Talk:Technical writing/Overview

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"What is Technical Writing" - Warren Clendining, Mount Royal University Continuing Education instructor (YouTube Video) - Does not exist, should be removed/updated.

SME = Subject Matter Expert.

Course Persona[edit source]

Susan Wright is a 32 year old mother of a 3 year old daughter. Now that her baby is getting bigger, she wants to do some part-time work.

Her husband Mike Wright, (they always call each other Mister and Missus "Right" as an inside joke), is a software developer. He's suggested that they could use some help writing user guides.

Susan studied journalism in college. She wrote for some local newspapers, and then got a teaching credential. She taught high school English for a few years. She has always loved reading.

She's not a "technical" person, but is familiar with Google and web browsing. She chats online, and likes using SMS. She's been watching YouTube for awhile now, and even uploaded a short video of her daughter and sent the link via email to all her friends and family.

In spite of all this, she's nervous. She's been out of the job market for a few years, and feels she's rusty. She's not sure if she'll get along with some of the weird guys at Mike's office. They tell a lot of mean jokes, it seems, and get along better with computers than with people. She doesn't like them to treat her like she's a dummy.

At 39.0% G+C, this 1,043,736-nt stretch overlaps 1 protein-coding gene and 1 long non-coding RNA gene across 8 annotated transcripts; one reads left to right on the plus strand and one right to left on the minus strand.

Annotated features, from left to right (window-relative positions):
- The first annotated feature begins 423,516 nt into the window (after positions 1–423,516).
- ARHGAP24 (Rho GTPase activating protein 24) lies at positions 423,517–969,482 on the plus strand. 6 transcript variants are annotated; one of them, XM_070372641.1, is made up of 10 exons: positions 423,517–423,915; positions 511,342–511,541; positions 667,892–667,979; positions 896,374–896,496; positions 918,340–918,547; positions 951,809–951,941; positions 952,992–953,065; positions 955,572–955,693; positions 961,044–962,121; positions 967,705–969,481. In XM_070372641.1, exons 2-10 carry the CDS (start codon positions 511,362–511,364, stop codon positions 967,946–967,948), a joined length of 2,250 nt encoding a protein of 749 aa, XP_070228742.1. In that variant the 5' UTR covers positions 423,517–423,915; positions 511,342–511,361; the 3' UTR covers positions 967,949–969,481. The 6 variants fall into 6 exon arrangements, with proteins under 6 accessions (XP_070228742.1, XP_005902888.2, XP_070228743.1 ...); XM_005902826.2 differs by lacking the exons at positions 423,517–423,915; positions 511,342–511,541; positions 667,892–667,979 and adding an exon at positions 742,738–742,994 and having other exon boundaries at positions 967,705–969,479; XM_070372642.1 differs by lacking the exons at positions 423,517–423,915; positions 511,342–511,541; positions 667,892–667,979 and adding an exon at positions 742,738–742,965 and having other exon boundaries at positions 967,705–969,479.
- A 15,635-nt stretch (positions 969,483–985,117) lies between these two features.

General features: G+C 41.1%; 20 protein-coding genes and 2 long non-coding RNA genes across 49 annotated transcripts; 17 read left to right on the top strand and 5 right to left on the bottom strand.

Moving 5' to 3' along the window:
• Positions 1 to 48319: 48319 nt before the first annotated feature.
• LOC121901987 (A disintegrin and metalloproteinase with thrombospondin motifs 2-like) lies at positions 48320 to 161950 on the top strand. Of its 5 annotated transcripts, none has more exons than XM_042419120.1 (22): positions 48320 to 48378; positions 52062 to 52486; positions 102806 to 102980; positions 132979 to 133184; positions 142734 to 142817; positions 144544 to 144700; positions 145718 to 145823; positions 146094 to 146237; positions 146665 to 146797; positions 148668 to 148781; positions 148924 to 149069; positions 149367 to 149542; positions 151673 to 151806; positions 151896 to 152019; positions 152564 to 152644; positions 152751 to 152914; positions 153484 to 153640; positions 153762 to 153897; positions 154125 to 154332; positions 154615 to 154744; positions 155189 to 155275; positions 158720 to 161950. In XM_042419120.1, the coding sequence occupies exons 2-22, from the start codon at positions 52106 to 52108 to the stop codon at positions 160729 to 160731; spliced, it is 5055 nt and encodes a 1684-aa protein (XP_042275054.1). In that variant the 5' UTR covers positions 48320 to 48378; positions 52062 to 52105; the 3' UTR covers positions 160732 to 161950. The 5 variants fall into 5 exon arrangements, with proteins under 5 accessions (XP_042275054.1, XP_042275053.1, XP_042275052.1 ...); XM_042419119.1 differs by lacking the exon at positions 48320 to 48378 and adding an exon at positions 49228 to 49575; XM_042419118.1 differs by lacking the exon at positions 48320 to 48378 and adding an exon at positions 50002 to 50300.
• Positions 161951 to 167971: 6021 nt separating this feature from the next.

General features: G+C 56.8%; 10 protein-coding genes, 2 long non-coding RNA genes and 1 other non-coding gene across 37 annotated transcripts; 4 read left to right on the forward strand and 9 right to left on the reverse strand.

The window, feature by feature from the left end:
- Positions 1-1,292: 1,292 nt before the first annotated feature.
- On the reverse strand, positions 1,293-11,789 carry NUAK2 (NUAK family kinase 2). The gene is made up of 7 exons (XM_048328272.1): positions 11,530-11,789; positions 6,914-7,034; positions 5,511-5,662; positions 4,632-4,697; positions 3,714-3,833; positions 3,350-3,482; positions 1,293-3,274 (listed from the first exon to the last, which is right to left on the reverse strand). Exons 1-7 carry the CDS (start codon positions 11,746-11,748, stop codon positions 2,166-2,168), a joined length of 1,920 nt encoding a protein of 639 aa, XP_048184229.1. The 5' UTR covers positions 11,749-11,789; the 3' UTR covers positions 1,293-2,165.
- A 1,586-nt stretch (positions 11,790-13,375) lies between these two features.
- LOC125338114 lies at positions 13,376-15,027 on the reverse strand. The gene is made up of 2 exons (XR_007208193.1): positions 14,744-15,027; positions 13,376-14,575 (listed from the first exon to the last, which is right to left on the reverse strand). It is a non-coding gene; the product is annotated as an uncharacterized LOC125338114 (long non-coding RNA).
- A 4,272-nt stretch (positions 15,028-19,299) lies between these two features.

So she looks for information about technical writing. She considers some of the online courses, but they cost several hundred dollars and don't offer much of a guarantee. Besides, it's not like she's got an extra couple of hundred bucks laying around with nothing to do. The baby costs plenty, and with only Mike working it's been a strain.

She's always liked Wikipedia. So she goes there first when she searches Google for Technical Writer. She follows the link to the Wikiversity technical writing courses and reads the main page. (find the right ending sentence, conclusion, summary)

Some cleanup might be appropriate[edit source]

Many technical writers exist in fields other than software. One excellent example is engineering. Specifically water and waste water treatment plants in the U.S.A. Plenty of specification writing. Some women but by no mean mostly women writing the specifications. Some are called engineers while others are called planners, editors, etc. It is all technical writing in the text documents. Another example is telecommunications. Cables and microwave links. Plenty of text specification. Plenty of male writers. Some are called technical writers. Mirwin 02:20, 20 December 2007 (UTC)Reply[reply]

IT-centrism seems to be a common problem in the technical writing resources I've read. Given the shrinking nature of the IT industry I'm afraid this approach might be misleading in terms of junior tech writers' job prospects.--Ironmilo2009 22:32, 2 June 2010 (UTC)Reply[reply]

Adding Videos[edit source]

I have put free technical writing instruction videos online. I've linked to some of my own videos. I will do more of this in the near future.

I have also linked to other people's technical writing training videos.

Be bold! If you have made a technical writing training video, please add yours too.

Administrators, bots, and nitpickers...please contact me (twfred) if there's some issues...happy to work with you.